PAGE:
Which insurance do you need?

By Robin Applegarth CRPC®

There’s an old proverb about closing the barn door after the horse has run away. It’s acknowledging there’s not much point in taking precautions after the danger has already passed. Recognizing a personal finance or money risk, and preventing it or preparing for it is always wiser. This is the role of insurance and planning.

To take an example, let’s explore what happens when a fire destroys a home. With insurance, a new house can be built in its place. If the homeowner broke a leg jumping out of the second story window, health insurance can pay for treatment. Disability insurance can replace lost income during recuperation and while the leg cast is getting covered with autographs.

Was the Honda in the garage when the house burned down? Automobile insurance can replace the vehicle. In short, life can be built back up again with the support of adequate insurance plans.

While this may seem like a bevy of catastrophes, having insurance just helped save the person from a major financial disaster. Insurance is like the umbrella that shelters from the downpour.

There is insurance for dozens of events and types of physical property. Let’s cover the ones that are the most crucial.

Health Insurance: A must in this high health-cost environment. Try to get on a plan partly paid for by an employer. Preferred Provider Organizations (PPOs) give you more choices than Health Maintenance Organizations (HMOs), although they cost more.

If you were laid off or left a job with health benefits, you can elect, through COBRA, to continue coverage for 18 months (and possibly longer) by paying for it yourself. If you’re shopping for an individual policy, check out sites like www.ehealthinsurance.com  Avoid coverage gaps, as it can jeopardize your health as well as the ability to get coverage later.

Vehicle Insurance: Most states require basic liability insurance. If your car is older or not worth more than a couple of thousand dollars, you can probably get away with just liability insurance. Any vehicle worth more than that should also be covered with comprehensive and collision insurance. You can save money on premiums by opting for a higher deductible, such as $500 or even $1000 that you pay before the insurance company has to start paying when there is a claim.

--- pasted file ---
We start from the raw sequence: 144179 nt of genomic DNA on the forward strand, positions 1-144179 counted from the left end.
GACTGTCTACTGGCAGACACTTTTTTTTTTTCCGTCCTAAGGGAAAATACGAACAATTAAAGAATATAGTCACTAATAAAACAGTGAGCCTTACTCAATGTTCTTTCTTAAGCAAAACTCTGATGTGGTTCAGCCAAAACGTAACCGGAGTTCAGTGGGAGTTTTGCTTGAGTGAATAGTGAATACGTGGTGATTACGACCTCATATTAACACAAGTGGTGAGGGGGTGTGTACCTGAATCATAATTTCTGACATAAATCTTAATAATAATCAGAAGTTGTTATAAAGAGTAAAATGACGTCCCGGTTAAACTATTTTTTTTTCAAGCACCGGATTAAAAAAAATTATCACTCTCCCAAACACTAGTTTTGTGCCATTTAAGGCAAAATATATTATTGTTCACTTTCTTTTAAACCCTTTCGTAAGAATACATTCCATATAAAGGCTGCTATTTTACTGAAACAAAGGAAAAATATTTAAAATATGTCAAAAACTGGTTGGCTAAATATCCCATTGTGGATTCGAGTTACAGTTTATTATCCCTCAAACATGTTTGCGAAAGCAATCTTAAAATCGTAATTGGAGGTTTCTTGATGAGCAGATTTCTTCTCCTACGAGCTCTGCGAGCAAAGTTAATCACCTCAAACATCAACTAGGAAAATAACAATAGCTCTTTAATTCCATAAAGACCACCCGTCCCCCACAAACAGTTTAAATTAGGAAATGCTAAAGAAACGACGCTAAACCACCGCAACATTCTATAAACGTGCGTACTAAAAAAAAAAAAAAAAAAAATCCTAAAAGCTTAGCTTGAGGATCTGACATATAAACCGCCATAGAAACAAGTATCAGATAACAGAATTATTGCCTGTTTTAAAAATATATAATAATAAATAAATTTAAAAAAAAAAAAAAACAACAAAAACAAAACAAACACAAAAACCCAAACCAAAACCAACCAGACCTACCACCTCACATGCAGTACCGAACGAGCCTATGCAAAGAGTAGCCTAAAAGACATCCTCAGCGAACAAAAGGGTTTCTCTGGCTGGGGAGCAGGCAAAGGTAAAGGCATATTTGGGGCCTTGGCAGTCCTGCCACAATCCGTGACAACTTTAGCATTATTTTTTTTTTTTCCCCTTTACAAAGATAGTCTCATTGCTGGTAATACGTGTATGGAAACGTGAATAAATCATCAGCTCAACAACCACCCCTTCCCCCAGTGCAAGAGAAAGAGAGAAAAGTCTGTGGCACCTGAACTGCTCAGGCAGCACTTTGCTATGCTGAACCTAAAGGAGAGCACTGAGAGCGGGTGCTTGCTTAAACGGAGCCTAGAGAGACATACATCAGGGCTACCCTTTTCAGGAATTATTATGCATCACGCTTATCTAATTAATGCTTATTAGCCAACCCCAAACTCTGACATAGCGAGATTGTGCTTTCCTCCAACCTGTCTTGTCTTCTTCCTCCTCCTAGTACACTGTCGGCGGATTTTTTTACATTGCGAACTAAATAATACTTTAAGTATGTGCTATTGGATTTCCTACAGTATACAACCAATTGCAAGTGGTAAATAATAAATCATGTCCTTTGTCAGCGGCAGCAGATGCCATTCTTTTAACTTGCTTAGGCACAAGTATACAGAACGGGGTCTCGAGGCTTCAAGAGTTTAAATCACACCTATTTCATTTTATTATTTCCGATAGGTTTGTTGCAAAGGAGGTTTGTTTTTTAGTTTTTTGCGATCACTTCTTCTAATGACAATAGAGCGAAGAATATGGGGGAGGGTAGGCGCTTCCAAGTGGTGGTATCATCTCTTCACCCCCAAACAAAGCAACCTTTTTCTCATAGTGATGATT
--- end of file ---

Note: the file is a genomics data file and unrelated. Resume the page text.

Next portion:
Home/ Property Insurance: If you own a home, you’ll need house insurance. Look for a major carrier with good customer service history and ratings.
http://www.jdpower.com/Homes/ratings/homeowners-insurance-company-ratings  Again, as with auto insurance, increasing the deductibles can lower the premium costs. Consider a policy that includes replacement value with building code upgrades. If you’re in earthquake or flood country, look into insurance for that, as a regular policy often excludes those items.

Renter’s policies cover your property in someone else’s building. This is necessary if you have sufficient furniture or assets that losing them would pose a financial hardship to replace.

Disability Insurance: Can you support yourself for years if an injury or illness makes it impossible to work? There is some help through State Disability Insurance (SDI) after a wait period of 6 months, but the amounts are limited. Some employers offer affordable group plans you can buy into, or contact an insurance provider for quotes. Increasing the wait period before benefits begin can lower the premium costs. This is an insurance that’s often overlooked, but the fact is, more people need disability insurance than life insurance.

Life insurance: This is necessary if you have dependents. It’s not usually needed if you’re single. Consider 10 times your annual spending needs, although that number is flexible based on your current savings and other sources of family income. You can usually buy more coverage with Term Insurance than with Universal or Whole Life Insurance. 10 year Level Term plans can be a good deal, as the premium remains the same for the time period. Look for life insurance companies with top ratings, as financial stability is crucial. Use a life insurance calculator to help determine your needs.

Long-term care insurance should be considered around age 60 or older. This covers the expense of nursing home or board and care facilities when people can no longer live at home.

Other insurance: hospital stay insurance, pet health insurance, travel insurance, cancer insurance, accident insurance, vacation insurance–the list goes on and on. Save your money for general health insurance and you won’t need any of the hospital/accident/illness related ones. Vacation insurance can cost 5-8% of the trip, but might be useful if you anticipate changes needing to be made.

In general, use your insurance dollars to cover the main risks where losses could be heavy without insurance, and ignore the smaller risks, which can be paid for out of savings or income.

Buying needed insurance allows people to shift some of the potential burden of loss onto the shoulders of others, and protects investments. That’s another important step towards financial security.

Insurance protects us from catastrophic losses. But what kinds do we need? Everyone needs health insurance. Also, disability insurance is an important, but often overlooked insurance to consider. Beyond that, the types of property insurance you need depend on what you own (house, car, and other valuable assets). Consider higher deductibles to
lower the premiums. Focus on buying insurance in areas where monetary losses could be the largest.

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